Shake-up of council buildings in Cupar

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CUPAR’s town centre could be in for a significant change, with two prominent landmark buildings being sold off by Fife Council and the once bustling County Buildings returned to its former glory.

The local authority has confirmed that as part of its five year rationalisation plan - which aims to see 97 offices across Fife reduced to 37 - council offices at Castlehill and Cupar’s Burgh Chambers would be sold.

Social work staff at Castlehill would be moved to the County Buildings, effectively safeguarding its future for the time being.

The Burgh Chambers, currently unoccupied and owned by the Common Good, could also be sold off although the process for this is much more difficult and would require a Sheriff’s approval.


Alan Paul, the council’s asset manager, told the Fife Herald the move would net considerable savings.

“Fife Council has decided on four core corporate locations for council staff in Fife, one of them being the County Buildings,” he said.

“We are projecting that we could have 300 staff in there.”

Mr Paul said he saw no difficulty in attracting interest for the Castlehill offices, despite the difficult economic climate.

He also stressed that it was only the offices that were being considered for sale and not buildings occupied by the playgroup and Castlehill Association.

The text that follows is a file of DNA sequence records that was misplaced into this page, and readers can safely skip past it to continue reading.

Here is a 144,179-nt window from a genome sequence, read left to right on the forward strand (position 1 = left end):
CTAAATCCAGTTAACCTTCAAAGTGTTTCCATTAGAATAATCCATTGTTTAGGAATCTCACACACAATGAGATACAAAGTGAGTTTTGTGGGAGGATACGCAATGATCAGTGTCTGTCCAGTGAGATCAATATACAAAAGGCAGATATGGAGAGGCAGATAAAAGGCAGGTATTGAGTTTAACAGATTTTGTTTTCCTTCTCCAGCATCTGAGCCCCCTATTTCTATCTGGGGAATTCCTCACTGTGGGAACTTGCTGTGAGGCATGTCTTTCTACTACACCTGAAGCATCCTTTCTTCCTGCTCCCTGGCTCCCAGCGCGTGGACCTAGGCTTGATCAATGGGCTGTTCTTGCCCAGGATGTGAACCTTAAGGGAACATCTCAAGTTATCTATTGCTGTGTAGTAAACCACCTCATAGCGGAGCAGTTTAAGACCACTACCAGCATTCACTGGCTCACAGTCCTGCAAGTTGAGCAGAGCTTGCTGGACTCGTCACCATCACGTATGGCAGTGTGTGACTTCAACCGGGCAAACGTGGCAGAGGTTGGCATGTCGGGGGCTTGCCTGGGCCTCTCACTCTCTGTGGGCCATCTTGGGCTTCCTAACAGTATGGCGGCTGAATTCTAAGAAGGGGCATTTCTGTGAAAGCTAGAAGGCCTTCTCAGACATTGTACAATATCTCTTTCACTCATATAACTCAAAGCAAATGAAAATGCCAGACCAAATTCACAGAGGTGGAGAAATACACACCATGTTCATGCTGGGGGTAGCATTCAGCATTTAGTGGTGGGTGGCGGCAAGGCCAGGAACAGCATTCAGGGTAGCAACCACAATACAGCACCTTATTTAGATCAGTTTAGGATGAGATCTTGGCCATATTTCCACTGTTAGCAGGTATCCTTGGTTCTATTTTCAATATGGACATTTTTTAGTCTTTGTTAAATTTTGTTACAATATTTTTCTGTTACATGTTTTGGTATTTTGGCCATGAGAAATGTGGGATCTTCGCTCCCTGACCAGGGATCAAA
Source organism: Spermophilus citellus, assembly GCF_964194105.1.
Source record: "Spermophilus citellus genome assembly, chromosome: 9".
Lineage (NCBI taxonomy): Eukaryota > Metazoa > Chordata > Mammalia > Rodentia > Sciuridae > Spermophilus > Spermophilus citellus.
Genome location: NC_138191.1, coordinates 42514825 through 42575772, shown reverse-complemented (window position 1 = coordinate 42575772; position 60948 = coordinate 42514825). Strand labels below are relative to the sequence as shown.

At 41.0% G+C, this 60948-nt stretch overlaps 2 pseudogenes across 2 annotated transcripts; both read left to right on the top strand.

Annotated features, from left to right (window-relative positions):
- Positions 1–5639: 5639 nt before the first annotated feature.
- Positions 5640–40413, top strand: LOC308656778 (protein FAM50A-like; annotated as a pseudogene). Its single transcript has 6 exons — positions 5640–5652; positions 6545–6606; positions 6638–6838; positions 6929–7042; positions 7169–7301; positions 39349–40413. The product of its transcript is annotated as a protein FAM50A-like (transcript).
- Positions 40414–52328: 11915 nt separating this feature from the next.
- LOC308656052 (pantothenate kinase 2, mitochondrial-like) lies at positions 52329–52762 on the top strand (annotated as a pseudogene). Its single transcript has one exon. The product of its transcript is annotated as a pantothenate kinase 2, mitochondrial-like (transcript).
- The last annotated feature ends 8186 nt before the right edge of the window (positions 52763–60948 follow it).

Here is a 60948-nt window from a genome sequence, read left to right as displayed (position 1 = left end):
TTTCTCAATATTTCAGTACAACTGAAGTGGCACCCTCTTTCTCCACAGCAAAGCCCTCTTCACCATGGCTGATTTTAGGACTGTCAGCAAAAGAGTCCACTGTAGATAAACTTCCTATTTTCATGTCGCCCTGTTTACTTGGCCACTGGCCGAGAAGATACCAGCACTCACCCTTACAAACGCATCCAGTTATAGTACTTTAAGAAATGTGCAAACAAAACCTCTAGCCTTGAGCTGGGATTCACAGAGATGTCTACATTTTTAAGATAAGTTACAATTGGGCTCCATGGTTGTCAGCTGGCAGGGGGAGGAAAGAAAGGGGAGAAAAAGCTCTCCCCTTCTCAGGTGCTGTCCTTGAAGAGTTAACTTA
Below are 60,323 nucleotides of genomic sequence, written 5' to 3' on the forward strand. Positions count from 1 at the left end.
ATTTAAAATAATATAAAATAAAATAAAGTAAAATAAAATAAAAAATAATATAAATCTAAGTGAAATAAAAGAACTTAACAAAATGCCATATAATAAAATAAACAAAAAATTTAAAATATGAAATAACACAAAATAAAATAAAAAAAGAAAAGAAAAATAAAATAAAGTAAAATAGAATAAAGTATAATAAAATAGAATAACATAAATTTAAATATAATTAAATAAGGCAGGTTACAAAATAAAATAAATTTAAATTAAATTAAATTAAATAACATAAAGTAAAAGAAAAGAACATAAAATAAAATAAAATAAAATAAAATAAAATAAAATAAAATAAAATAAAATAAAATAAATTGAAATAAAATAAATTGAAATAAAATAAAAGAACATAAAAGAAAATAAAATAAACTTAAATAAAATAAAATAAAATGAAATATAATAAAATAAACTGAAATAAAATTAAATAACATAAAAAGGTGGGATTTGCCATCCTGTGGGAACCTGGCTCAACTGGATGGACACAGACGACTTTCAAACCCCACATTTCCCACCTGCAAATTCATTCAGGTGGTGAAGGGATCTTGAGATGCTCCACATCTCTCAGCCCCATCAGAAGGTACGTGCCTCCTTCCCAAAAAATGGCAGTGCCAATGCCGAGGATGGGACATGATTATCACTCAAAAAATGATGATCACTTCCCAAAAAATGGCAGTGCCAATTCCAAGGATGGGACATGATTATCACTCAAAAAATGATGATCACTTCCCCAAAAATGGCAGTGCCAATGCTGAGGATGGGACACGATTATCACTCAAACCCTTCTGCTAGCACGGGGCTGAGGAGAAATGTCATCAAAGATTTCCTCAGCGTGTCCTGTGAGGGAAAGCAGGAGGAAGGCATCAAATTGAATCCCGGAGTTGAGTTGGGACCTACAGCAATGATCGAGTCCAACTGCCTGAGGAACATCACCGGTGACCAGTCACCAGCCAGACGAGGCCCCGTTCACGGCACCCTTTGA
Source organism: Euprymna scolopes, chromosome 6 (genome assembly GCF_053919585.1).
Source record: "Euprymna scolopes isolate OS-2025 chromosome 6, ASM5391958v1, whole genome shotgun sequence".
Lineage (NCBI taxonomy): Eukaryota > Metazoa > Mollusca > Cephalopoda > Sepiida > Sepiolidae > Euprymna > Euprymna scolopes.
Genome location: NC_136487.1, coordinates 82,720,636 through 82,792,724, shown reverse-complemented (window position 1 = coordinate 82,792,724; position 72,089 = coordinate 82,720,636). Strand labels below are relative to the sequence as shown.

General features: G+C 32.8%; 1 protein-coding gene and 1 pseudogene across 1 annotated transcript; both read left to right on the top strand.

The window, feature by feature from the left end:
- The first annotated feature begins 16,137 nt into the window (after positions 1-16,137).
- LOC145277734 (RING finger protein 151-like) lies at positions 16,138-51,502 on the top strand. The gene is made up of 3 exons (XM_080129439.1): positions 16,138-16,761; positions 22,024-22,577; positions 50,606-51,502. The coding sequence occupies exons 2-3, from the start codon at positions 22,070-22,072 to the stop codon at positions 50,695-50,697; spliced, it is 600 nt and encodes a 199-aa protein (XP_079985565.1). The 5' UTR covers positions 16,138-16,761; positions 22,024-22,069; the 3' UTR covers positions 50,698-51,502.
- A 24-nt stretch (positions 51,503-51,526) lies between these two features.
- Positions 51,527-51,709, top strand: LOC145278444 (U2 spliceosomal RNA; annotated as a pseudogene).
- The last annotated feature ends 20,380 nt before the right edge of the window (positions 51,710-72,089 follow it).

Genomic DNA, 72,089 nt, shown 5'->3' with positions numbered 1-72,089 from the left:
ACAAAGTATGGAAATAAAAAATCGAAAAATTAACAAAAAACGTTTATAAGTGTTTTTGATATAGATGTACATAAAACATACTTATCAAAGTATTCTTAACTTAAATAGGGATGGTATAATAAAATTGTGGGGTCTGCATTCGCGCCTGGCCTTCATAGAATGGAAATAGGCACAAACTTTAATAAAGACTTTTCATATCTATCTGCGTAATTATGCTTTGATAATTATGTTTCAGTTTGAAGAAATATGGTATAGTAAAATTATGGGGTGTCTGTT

“This could take a few years so we don’t want anyone to be worrying they are going to be thrown out,” he said.

“It is just the council offices that are part of this plan.”

Mr Paul said that if the Burgh Chambers was declared surplus to requirements, the council would consider selling it off.

He explained that where buildings were owned by the Common Good, effectively the people of Cupar, the local authority acted like a ‘trustee’ and would have to go to the courts and present its case.


“One of the challenges of rationalisation is that we have to become an efficient organisation and any disposal would be sympathetically handled with a full consultation,” he said.

While Cupar may have to lose two buildings, one compensation could be that its town centre road network is improved and traffic congestion cut.

Mr Paul confirmed that the council has acquired the disused ATS building in St Catherine Street and is now ‘hopeful’ an agreement can be reached with legal firm Paterson Bell to acquire its offices next door.

If successful, plans to widen the road at the war memorial could go ahead.